standing letters

Phil Gingerella’s April 18 letter in The Sun, “Trump’s tax returns none of Dems’ business” makes an excellent point that I agree with 100%: Democrats indeed have no right to see anyone’s taxes other than their own, and if Phil’s right, asserting that “Democrats are too stupid to understand that there’s a difference between gross and net income ...,” what difference would it make anyway?

The real issue is that Congress, with legitimate reason, must be able to see anyone’s taxes (though far be it from me to assert someone is too stupid to see this), and in fact, Congress would be neglecting its responsibility if they didn’t scrutinize Trump’s taxes given: 1. Congress’ oversight responsibility (2016-18 Republican Congressional oversight abdication notwithstanding) combined with 2. The New York Attorney General suing the Trump Foundation, asserting: “The foundation was run to benefit Trump’s personal and business interests and his presidential campaign,” hardly the stuff foundations are made of.

Of course, there’s never been a need for any constitutional requirement for any candidate to release her/ his tax returns, as candidates did it willingly. But ... then came Trump.

“Under audit” has no bearing whatsoever in Congressional tax analysis, but Mr. Gingerella, “there is no doubt that he is telling the truth”? Is this before, during or after the 8,158 lies Trump told over his first two years in office? That’s less than 12 lies a day, but still.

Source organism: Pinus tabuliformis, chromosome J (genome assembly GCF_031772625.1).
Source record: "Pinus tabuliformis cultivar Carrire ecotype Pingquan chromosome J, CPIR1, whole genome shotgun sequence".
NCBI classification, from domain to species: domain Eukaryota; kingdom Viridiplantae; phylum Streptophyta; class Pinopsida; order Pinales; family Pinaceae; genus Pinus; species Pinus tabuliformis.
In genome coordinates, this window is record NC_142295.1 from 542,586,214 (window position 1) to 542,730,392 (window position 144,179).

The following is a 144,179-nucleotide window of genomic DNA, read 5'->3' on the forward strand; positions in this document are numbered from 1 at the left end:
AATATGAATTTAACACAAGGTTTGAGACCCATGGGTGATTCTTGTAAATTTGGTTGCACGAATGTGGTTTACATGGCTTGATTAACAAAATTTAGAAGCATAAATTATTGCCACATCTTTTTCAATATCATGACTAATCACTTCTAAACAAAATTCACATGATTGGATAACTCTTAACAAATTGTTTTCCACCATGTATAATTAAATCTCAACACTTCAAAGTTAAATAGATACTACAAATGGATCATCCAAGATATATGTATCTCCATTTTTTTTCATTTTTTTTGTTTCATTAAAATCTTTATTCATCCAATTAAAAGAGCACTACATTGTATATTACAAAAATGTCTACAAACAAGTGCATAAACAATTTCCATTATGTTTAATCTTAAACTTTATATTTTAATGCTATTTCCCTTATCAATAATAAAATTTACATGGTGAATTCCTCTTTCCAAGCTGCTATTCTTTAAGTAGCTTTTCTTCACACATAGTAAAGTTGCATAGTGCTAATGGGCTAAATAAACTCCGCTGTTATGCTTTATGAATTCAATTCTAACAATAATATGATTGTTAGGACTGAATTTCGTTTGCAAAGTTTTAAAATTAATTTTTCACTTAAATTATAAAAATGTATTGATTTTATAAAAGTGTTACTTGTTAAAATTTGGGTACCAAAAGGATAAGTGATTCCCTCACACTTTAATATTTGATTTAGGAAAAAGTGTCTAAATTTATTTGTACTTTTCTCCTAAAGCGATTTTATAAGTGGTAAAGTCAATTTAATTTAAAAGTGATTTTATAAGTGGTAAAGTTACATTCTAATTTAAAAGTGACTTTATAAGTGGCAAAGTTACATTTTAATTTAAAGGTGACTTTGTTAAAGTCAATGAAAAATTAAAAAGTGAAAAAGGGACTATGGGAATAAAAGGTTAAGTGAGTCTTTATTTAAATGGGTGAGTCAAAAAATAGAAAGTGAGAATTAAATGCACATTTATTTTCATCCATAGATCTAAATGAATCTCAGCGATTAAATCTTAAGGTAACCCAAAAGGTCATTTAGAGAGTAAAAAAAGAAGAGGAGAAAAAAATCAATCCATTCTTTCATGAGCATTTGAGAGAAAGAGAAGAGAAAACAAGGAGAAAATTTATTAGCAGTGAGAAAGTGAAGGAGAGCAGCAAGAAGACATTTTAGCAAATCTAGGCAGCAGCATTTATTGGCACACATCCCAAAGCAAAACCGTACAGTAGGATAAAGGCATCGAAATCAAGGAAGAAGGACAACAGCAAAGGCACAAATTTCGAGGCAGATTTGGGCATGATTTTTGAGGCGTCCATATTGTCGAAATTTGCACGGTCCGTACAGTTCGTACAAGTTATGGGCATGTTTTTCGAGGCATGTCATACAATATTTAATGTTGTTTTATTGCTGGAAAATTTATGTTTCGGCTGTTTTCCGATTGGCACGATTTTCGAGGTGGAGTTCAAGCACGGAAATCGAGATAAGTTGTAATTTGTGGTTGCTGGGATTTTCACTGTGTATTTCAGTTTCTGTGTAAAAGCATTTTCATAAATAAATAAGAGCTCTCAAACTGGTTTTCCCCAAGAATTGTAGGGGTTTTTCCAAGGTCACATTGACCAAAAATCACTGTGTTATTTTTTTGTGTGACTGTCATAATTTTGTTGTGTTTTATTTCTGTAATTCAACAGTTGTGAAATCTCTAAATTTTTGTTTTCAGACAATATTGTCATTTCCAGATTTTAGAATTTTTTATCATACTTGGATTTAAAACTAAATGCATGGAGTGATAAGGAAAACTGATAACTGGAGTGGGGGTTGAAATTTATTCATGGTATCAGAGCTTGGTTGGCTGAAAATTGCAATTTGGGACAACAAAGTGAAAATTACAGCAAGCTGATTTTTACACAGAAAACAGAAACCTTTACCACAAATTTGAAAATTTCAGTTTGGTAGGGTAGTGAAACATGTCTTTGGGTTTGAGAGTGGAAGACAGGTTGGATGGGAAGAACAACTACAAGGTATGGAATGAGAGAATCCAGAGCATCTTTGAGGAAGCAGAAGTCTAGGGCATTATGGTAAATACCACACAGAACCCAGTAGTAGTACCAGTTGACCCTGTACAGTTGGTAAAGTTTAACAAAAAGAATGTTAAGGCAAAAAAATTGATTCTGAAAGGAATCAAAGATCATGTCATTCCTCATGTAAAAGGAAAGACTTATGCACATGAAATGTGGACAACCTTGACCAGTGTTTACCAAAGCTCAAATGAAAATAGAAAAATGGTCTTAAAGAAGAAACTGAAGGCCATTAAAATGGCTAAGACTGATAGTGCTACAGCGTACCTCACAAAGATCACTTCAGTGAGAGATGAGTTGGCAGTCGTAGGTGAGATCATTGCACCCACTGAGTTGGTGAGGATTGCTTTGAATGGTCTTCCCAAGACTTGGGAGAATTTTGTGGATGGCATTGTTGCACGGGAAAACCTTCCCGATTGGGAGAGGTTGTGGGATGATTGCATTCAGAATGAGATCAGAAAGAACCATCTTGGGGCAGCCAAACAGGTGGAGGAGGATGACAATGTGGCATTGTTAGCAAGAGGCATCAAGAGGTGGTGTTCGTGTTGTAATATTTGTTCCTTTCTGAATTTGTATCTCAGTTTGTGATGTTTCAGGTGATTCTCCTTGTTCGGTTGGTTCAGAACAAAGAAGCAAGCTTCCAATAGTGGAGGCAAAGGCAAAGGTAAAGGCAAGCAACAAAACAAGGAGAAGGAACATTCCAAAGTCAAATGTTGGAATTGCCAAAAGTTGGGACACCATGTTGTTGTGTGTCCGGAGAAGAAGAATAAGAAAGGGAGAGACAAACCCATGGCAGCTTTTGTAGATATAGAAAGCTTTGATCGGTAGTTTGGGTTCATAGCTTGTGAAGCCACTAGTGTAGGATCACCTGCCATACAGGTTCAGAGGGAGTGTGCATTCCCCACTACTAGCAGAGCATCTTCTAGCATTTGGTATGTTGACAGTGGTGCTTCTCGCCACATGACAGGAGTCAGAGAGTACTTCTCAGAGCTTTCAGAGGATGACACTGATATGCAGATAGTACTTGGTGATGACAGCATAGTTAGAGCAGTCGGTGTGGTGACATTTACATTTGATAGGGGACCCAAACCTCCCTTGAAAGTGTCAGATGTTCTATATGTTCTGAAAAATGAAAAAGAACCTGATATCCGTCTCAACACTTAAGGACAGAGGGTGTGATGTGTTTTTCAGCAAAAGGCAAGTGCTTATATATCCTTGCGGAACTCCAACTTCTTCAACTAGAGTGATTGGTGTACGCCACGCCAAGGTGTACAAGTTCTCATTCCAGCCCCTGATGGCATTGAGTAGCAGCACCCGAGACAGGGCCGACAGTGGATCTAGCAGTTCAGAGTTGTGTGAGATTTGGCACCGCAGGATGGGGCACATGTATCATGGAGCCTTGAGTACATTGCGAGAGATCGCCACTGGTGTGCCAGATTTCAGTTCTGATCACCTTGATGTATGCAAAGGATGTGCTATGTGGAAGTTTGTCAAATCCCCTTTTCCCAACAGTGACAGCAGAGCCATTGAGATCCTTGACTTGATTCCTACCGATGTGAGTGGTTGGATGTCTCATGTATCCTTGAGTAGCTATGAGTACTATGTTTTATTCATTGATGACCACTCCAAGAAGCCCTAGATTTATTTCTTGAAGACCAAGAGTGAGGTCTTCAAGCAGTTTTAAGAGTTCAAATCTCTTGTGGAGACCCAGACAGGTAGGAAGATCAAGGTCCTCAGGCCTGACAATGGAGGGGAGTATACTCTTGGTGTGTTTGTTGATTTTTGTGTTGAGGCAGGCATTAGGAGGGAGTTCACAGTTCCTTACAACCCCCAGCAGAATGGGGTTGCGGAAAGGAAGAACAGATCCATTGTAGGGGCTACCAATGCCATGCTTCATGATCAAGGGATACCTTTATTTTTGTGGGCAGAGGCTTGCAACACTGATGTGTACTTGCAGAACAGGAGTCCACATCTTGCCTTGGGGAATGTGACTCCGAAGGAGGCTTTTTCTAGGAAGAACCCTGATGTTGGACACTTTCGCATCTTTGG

“It’s a safe bet that a billionaire’s taxes are audited regularly by the IRS” ... is this before, during or after the gutting of the IRS, with the agency presently consisting of 9,510 auditors(per Pro-Publica), which is roughly equivalentto the 1953 auditing staff when the not-nearly-as-complex economy was a seventh of its current size? This hollowing out now causesthe government an estimated

$18 billion in lost revenue annually. Which by the way, was before Mr. Trump’s “leave no billionaire behind” December 2017 tax cut, which lowered the top income rate from 39.6% to 37%, with both less than half the 83% optimal tax rate on the super wealthy as citedin the recent Pikkety/Saez/Santcheva 2015 analysis.

The debate continues with New York’s 14th District U.S. representative, known internationally as AOC, citing 70% as an optimal tax rate on the rich on national TV (“60 Minutes” in January), while Vox acknowledged at the time that some research shows this figure is too low.

Money buys influence, and does any of the analysis consider the wealthy buying political influence that could unethically change the laws, lowering their tax burden? Maybe in the developing world, but in Trump’s USA? While tax analysis and conclusions vary, there’s one universal tax truth: No one wants to pay them with the wealthy sitting in the best position to avoid paying their fair share, which is why Congressional oversight is so important.

Jay Lustgarten
Westerly

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